There are also concerns that the military has been abusing anti-terror laws to stifle legitimate dissent.
“Civil and political dissidence is not terrorism,” Afrasiab Khattak, a former Pakistani senator, told VOA, adding that the government should stop treating political activists, particularly Pashtun and Baloch minority rights activists who criticize state institutions, as terrorists.
Human rights organization also say minorities in Pakistan are subjected to discrimination and persecution with the government failing to provide protection.
Throughout 2021, Pakistani authorities “expanded their use of draconian sedition and counterterrorism laws to stifle dissent, and strictly regulated civil society groups critical of government actions or policies,” Human Rights Watch said in its annual report.
Journalists and free-media advocates say there is a widespread environment of fear in Pakistan that impedes media coverage of abuses perpetrated by state military and intelligence forces.
“There are numerous instances where both the army and the civilian government have come and joined hands to make sure that nothing sensitive is really properly discussed,” said Ahmed Rashid, a prominent Pakistani journalist.
“We have upwards of 50 channels and every channel is monitored by the military’s information department, and many talk shows run like a few minutes late so there is the chance to cut out something somebody might have said which is too sensitive to put on air,” he told VOA.
There is also self-censorship by the media outlets trying to avoid angering the military, Rashid said.
PTM activists decry media restrictions and claim a media blackout has been imposed on their activities.
“The media don’t talk to us. They don’t report on our demands and activities,” Pashteen said, adding that no Pakistani media outlet had talked to him and other PTM members about the ongoing sit-in the group has maintained since February 16.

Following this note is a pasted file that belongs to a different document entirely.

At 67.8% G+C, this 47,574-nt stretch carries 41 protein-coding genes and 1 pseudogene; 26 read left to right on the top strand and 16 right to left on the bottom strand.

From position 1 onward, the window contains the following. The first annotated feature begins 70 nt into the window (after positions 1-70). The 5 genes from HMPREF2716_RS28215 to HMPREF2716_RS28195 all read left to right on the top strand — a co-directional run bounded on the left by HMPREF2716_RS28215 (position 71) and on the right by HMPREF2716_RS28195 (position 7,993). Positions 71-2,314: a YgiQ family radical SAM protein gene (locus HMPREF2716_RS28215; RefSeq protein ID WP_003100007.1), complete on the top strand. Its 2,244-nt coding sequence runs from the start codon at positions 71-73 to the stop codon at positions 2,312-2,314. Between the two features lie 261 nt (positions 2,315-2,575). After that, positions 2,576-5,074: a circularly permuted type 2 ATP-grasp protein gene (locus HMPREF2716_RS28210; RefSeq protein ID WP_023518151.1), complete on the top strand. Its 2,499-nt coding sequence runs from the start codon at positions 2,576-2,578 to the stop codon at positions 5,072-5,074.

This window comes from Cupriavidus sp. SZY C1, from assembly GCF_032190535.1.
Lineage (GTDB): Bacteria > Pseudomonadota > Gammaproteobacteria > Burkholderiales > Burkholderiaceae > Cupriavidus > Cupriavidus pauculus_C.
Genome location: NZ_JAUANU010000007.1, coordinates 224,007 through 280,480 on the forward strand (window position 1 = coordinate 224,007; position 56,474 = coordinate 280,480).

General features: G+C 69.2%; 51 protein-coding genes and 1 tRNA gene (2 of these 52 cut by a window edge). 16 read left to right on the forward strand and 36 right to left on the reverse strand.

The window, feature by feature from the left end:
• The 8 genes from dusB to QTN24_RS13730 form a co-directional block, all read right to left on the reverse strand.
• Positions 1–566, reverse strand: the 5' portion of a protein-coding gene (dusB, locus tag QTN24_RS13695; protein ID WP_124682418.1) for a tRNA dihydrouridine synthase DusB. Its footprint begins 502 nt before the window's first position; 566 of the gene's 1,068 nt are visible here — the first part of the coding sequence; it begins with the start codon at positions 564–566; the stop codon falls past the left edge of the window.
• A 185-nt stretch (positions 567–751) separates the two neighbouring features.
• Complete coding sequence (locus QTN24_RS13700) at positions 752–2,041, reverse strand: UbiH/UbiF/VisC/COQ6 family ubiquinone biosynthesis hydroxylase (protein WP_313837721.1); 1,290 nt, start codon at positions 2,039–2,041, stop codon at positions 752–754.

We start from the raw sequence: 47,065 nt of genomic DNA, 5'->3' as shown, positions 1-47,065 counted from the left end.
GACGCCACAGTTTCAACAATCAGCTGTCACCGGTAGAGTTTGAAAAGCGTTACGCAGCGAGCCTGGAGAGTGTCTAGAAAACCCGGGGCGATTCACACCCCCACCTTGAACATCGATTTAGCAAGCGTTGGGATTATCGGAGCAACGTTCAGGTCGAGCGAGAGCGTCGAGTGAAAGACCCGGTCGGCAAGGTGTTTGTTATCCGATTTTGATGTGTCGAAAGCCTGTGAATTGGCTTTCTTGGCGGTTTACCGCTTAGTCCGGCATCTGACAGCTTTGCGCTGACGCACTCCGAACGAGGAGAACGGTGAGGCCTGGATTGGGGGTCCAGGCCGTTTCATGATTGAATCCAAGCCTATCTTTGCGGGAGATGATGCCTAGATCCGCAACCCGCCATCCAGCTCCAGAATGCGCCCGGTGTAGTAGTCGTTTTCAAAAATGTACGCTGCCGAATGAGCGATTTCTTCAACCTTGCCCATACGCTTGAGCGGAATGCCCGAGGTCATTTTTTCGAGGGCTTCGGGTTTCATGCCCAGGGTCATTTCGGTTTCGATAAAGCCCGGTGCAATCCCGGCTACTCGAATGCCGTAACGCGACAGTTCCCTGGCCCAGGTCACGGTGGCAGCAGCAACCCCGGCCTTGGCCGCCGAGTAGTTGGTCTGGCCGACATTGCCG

“Pakistani media can’t report on PTM and its activities, even if it is on merit,” said a journalist who preferred anonymity to avoid risks to his security and to protect his job.
Human rights groups accuse the Pakistani government of intensifying efforts to control the media and curtail dissent by harassing and detaining journalists and civil society activists.
Last month, the government passed a controversial cybercrime law that makes “online ‘defamation’ of authorities, including the military and judiciary, a criminal offense with harsh penalties,” according to Amnesty International.
Pakistani authorities vehemently deny media censorship and claim a free and robust media landscape in the country.
For Pashteen, the PTM leader who advocates for nonviolent activism, the fate of free media and democracy in Pakistan is tightly linked to ensuring equal rights and protections for all ethnic and religious minorities in Pakistan.
“We will continue our struggle even if we’re censored in the media,” he said.